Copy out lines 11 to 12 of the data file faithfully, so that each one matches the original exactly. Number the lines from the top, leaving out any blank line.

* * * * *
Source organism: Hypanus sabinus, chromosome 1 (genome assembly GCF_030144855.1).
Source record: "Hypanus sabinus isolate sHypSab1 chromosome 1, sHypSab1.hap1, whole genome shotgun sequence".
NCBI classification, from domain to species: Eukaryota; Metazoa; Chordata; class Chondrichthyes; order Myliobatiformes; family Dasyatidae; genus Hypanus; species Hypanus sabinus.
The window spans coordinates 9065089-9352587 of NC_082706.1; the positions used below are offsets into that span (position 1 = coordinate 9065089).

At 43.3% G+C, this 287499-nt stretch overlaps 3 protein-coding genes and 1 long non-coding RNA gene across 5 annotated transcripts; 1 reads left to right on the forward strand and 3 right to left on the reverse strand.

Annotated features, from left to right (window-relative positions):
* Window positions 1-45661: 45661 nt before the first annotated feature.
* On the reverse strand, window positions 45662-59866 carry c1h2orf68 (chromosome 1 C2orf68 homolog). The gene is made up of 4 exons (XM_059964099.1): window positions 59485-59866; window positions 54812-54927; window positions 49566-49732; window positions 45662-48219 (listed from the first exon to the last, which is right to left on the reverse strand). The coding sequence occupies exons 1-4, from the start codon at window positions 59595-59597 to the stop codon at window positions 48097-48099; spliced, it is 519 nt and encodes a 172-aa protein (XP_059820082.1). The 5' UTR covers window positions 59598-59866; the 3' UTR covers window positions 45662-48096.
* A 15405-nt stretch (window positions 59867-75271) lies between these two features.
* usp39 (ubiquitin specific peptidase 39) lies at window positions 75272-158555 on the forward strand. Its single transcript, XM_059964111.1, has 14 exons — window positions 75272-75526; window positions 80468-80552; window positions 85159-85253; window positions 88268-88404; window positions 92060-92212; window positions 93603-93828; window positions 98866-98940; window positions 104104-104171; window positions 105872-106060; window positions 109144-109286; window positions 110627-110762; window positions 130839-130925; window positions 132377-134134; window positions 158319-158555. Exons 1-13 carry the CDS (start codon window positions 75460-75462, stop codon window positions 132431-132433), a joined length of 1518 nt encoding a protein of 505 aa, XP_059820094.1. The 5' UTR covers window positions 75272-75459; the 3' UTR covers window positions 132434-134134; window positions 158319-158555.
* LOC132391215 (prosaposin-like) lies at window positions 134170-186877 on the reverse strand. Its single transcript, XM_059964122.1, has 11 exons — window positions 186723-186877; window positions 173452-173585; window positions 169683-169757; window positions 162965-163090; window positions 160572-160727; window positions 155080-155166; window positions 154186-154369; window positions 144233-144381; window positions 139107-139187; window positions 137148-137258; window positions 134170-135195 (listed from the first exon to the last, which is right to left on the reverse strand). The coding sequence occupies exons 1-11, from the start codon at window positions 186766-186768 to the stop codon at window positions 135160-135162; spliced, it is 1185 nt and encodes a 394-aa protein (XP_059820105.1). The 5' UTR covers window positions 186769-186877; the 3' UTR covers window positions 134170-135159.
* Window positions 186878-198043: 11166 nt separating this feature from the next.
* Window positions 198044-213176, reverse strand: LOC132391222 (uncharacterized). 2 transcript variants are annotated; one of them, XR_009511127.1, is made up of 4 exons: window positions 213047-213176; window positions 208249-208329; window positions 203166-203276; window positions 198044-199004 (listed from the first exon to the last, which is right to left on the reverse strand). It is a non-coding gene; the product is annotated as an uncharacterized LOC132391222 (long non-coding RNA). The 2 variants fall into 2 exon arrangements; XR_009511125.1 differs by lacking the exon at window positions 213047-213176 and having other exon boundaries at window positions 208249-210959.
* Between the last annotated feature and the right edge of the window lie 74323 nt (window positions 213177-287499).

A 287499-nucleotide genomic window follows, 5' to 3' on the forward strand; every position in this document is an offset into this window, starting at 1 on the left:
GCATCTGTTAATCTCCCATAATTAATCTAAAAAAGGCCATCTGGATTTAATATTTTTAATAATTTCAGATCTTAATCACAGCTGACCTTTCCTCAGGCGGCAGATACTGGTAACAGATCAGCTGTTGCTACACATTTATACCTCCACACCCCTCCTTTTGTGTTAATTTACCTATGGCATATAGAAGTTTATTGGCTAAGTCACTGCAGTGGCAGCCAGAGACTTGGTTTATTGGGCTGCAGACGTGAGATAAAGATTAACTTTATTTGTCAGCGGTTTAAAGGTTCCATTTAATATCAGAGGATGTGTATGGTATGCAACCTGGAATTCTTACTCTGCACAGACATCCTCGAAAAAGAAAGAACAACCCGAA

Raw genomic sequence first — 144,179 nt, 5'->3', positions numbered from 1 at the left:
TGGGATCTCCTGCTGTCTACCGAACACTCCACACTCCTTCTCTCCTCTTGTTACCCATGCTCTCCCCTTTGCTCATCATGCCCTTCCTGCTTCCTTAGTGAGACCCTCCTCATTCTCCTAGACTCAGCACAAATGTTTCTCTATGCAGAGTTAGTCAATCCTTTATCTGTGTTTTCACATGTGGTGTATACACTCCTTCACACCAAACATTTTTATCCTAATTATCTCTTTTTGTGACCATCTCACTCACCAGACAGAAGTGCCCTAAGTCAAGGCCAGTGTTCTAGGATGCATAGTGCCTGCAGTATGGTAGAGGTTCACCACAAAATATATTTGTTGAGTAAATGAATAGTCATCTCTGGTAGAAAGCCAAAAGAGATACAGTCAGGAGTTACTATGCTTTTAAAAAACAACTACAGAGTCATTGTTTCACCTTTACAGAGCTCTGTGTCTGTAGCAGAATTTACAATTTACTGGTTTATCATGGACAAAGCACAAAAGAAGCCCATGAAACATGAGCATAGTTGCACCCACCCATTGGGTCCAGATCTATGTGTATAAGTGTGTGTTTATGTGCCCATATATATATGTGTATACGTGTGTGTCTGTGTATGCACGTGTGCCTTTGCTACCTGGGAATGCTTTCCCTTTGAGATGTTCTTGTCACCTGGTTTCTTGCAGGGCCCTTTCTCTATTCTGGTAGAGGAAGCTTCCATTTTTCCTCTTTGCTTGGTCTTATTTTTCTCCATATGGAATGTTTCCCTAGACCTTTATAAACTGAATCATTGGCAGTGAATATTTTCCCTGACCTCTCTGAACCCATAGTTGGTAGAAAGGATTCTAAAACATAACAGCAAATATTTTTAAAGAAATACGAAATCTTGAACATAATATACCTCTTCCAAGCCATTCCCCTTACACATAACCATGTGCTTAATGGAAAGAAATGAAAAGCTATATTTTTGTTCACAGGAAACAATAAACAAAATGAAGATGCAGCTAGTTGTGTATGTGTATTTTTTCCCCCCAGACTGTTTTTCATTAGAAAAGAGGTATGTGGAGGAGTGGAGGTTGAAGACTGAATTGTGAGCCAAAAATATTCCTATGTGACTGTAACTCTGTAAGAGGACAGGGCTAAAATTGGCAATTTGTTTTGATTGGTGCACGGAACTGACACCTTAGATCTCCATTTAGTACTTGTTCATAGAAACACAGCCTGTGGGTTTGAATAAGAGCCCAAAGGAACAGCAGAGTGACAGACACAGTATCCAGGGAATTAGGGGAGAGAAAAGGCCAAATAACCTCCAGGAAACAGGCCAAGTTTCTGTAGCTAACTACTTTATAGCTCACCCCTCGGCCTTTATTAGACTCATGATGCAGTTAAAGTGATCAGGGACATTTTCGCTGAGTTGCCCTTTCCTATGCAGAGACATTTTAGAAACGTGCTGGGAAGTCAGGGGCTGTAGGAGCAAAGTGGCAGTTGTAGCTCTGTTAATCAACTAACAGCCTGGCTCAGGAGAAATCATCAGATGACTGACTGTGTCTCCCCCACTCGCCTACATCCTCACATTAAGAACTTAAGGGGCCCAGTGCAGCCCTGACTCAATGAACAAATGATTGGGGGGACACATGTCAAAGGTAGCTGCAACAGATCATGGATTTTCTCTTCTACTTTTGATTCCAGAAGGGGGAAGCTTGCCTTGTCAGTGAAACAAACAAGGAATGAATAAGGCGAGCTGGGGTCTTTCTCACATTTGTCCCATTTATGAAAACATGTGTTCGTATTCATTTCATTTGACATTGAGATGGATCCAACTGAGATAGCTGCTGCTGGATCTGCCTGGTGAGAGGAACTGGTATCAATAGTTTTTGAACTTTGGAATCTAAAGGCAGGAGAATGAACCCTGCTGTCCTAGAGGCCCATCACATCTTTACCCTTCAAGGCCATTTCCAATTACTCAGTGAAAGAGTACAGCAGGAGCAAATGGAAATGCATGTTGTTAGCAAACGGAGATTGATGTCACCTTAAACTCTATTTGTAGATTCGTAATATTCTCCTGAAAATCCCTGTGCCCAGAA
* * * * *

* LOC132391215 (prosaposin-like) lies at window positions 134170-186877 on the reverse strand. Its single transcript, XM_059964122.1, has 11 exons — window positions 186723-186877; window positions 173452-173585; window positions 169683-169757; window positions 162965-163090; window positions 160572-160727; window positions 155080-155166; window positions 154186-154369; window positions 144233-144381; window positions 139107-139187; window positions 137148-137258; window positions 134170-135195 (listed from the first exon to the last, which is right to left on the reverse strand). The coding sequence occupies exons 1-11, from the start codon at window positions 186766-186768 to the stop codon at window positions 135160-135162; spliced, it is 1185 nt and encodes a 394-aa protein (XP_059820105.1). The 5' UTR covers window positions 186769-186877; the 3' UTR covers window positions 134170-135159.
* Window positions 186878-198043: 11166 nt separating this feature from the next.